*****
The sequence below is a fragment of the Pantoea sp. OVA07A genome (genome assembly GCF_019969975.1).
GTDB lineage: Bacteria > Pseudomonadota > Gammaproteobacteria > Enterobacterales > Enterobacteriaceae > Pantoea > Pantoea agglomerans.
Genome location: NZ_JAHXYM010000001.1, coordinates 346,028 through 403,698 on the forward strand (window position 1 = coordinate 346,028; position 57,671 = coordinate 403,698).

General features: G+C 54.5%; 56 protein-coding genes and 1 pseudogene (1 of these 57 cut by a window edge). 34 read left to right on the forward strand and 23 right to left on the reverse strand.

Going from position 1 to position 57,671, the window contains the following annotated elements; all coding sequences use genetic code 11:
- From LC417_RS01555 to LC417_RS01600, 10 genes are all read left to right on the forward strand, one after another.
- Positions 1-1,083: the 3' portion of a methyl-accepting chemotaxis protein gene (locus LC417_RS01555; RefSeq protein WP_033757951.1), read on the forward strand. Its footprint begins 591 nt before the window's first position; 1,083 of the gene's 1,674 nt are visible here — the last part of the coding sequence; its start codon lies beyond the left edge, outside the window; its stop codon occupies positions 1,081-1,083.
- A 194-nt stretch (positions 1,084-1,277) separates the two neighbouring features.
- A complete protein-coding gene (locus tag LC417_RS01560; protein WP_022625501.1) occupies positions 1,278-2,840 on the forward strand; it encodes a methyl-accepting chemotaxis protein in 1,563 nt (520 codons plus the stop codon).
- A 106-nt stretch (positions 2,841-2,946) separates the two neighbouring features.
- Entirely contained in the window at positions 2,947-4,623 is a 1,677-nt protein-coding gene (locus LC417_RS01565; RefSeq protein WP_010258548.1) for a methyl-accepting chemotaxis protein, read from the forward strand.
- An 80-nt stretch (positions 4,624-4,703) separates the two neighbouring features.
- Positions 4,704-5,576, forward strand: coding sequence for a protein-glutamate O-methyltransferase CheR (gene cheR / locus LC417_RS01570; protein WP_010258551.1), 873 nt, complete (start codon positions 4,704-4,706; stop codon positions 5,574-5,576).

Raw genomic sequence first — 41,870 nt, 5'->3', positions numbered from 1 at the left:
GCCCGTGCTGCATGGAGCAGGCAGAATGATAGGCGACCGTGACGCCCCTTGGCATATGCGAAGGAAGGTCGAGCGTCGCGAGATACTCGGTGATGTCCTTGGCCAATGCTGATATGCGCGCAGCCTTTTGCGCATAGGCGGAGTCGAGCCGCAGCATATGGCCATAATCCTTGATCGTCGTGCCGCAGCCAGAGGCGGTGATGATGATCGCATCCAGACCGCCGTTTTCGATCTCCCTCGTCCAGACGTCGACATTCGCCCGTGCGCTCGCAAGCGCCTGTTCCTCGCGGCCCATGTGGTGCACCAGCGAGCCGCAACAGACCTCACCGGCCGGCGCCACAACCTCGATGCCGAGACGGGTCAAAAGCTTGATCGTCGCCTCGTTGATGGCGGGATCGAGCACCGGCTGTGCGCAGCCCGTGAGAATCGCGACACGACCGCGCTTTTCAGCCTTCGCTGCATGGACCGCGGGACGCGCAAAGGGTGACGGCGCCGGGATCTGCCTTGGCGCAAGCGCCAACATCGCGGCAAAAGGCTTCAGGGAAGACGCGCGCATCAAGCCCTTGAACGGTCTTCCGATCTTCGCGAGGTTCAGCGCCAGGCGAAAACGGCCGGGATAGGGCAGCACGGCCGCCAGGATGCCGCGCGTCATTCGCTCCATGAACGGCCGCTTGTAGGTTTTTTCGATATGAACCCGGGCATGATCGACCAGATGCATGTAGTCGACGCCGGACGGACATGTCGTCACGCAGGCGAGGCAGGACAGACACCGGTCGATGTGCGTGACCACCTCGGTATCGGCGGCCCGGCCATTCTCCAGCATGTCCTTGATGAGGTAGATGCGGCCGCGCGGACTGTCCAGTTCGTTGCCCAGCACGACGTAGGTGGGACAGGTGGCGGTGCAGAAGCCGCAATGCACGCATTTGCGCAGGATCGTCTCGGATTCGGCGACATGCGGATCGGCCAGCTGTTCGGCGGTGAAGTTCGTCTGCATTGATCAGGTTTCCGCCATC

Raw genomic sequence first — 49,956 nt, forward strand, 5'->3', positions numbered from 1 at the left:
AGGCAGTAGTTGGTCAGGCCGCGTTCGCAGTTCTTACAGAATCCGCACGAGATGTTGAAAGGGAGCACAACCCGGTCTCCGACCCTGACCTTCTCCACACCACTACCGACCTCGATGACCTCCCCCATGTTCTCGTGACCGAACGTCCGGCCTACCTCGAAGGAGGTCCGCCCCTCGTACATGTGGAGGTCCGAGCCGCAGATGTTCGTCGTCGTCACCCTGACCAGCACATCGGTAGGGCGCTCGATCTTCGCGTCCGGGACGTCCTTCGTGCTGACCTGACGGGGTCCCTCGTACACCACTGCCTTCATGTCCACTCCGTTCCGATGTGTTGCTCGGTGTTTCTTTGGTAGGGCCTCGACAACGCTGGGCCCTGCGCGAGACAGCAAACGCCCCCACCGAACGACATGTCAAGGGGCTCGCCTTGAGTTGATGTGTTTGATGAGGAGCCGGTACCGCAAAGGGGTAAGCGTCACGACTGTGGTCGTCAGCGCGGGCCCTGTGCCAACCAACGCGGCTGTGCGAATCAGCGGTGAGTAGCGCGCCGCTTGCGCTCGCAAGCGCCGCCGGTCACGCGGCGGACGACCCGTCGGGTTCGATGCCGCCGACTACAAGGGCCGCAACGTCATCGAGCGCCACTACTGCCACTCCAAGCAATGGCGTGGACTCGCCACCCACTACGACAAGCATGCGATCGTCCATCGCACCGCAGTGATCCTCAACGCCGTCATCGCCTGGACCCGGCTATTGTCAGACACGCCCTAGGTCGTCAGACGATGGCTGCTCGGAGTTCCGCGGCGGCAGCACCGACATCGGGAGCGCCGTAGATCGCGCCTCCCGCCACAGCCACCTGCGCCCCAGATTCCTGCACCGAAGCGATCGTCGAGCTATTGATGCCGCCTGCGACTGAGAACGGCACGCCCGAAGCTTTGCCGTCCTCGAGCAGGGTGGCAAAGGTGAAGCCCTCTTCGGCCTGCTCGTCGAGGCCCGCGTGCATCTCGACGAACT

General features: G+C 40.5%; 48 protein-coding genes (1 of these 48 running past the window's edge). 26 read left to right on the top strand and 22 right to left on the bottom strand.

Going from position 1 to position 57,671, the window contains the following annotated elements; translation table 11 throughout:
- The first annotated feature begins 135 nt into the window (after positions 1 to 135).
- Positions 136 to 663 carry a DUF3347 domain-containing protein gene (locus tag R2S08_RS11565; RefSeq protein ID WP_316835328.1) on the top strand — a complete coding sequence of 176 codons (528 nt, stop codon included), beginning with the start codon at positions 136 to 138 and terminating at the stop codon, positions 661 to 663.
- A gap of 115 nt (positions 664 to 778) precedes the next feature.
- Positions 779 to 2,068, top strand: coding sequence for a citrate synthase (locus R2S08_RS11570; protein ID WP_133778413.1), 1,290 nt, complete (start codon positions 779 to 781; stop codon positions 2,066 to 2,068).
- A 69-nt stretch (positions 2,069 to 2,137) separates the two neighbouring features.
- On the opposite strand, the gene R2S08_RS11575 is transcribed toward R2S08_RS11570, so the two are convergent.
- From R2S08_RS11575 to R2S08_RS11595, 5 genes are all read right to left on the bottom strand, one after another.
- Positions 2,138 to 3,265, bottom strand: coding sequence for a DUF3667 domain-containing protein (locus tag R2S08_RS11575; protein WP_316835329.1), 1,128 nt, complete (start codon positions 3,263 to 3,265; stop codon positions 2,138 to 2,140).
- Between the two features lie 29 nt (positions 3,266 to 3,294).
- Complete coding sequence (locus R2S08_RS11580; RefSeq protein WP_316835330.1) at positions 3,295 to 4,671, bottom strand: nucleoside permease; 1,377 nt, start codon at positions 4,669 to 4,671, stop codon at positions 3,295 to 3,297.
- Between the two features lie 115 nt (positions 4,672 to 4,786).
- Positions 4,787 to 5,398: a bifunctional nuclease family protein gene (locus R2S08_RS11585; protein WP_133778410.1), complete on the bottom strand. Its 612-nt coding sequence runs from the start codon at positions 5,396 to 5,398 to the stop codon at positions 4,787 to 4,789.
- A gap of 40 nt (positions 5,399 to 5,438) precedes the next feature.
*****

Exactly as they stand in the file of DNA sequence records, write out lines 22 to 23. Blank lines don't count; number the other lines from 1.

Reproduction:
- A gap of 115 nt (positions 664 to 778) precedes the next feature.
- Positions 779 to 2,068, top strand: coding sequence for a citrate synthase (locus R2S08_RS11570; protein ID WP_133778413.1), 1,290 nt, complete (start codon positions 779 to 781; stop codon positions 2,066 to 2,068).